Genealogy is a marathon, not a sprint

Genealogy is a marathon, not a sprintLast Saturday, I squeezed some genealogy research in, because I had marked it on my calendar. I know that if it weren’t in my calendar, I wouldn’t have focused on my research that morning. I was preparing to go to a baby shower that morning and contemplating starting on my taxes in the afternoon. But because I’d made that commitment, I did a little something.

Keeping my commitment to doing research every weekend was important to me and I told myself that it didn’t matter what I did, as long as I did something. So I spent some time creating the beginnings of a new sheet for progress tracker on more in-depth information, which I’ll share as soon as I feel it’s finalized, and I added two siblings to my tree, in an effort to flesh out my collateral lines.

As I was looking for small tasks to do in the short period of time I had allotted to me, the title of this post came to mind: Genealogy is a marathon, not a sprint.

Isn’t that the truth? Genealogy research is a lifelong endeavor in which a series of short research sessions can add to an important body of work.

In my fantasy life, I’m a wealthy retired organizer and I could spend all my time researching and perhaps traveling the country and the world (à la Who Do You Think You Are) solving research challenges.

In my real life, I’m a working organizer wedging genealogy research time in between client appointments, running a business, and family and personal obligations. So I do what I can, when I can do it (which, right now, is every Saturday or Sunday morning). And I take satisfaction in knowing that all the work will add up.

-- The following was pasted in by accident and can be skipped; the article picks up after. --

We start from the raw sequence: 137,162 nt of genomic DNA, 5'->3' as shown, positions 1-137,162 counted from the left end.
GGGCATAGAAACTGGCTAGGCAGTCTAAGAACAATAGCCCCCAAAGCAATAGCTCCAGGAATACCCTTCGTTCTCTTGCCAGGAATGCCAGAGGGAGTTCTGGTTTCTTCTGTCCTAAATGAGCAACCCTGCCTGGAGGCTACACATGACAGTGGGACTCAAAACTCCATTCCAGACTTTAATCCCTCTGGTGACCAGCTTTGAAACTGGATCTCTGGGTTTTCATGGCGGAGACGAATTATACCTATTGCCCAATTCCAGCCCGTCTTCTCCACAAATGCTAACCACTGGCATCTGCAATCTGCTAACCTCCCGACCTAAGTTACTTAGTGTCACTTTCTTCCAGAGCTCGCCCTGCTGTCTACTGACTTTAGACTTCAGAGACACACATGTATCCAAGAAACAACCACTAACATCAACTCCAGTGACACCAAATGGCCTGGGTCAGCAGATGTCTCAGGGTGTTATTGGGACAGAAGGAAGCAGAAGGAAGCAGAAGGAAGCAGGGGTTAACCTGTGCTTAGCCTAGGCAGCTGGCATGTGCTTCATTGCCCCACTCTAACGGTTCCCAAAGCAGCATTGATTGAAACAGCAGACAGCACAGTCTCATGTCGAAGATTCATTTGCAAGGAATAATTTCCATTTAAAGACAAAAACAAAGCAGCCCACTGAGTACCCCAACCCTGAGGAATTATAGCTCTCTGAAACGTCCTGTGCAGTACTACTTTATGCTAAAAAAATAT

There are several tools that help me keep continuity as I do my research a little at a time:

Those things help me pick up where I left off, which has traditionally been a real challenge for me.

Whenever I get frustrated at not being able to spend more time with my genealogy research, I’m going to remind myself that this is not a sprint, and I’m in it for the long haul. Then I’ll do a little something.

Photo by Steven Pisano via Flickr. Used under Creative Commons License.

Digging out after a conference

Diggin out after a conferenceI love going to conferences. Between organizing and genealogy conferences, I attend at least three a year.

Conferences are wonderful learning and networking opportunities, but they can present an organizing challenge. When I return home from a conference, I’m usually behind in my work and it’s so easy to leave everything I learned on a back burner. The biggest challenge is probably dealing with the literature I bring home from conferences. I’m a bit ashamed to admit that, in the past, items I picked up at trade shows have stayed in the bag untouched until they’re thrown away months or even years later.

Last month, I attended RootsTech. It had a gigantic trade show and I learned about so many new resources I wanted to explore. I was bound and determined that the information I bought home with me would not languish. Here’s how I handled it this year. (Spoiler alert: I’m feeling pretty good about it!)

  • I minimized what I brought home by carefully going through all the paper before packing my bag at the hotel room in Salt Lake City.
  • Once I got home to St. Louis, I put all the literature together until I could process it.
  • I spread it out and scanned it for the photo to go with this post (something non-bloggers wouldn’t have to consider!).
  • Then I gathered it into a pile and went through it piece by piece. I looked up the websites for each of the flyers I brought home. If the product or service still interested me, I added it to a note I created in Evernote called “Interesting resources from RootsTech 2015″ that I placed in my Evernote “Genealogy Resources” notebook.
  • For a couple of the resources, I created a follow up task in Things, the task management application I use.  I can assign a due date, so these tasks will pop up on my Today page next year  (helpful for reminders about conferences I might want to attend in 2016).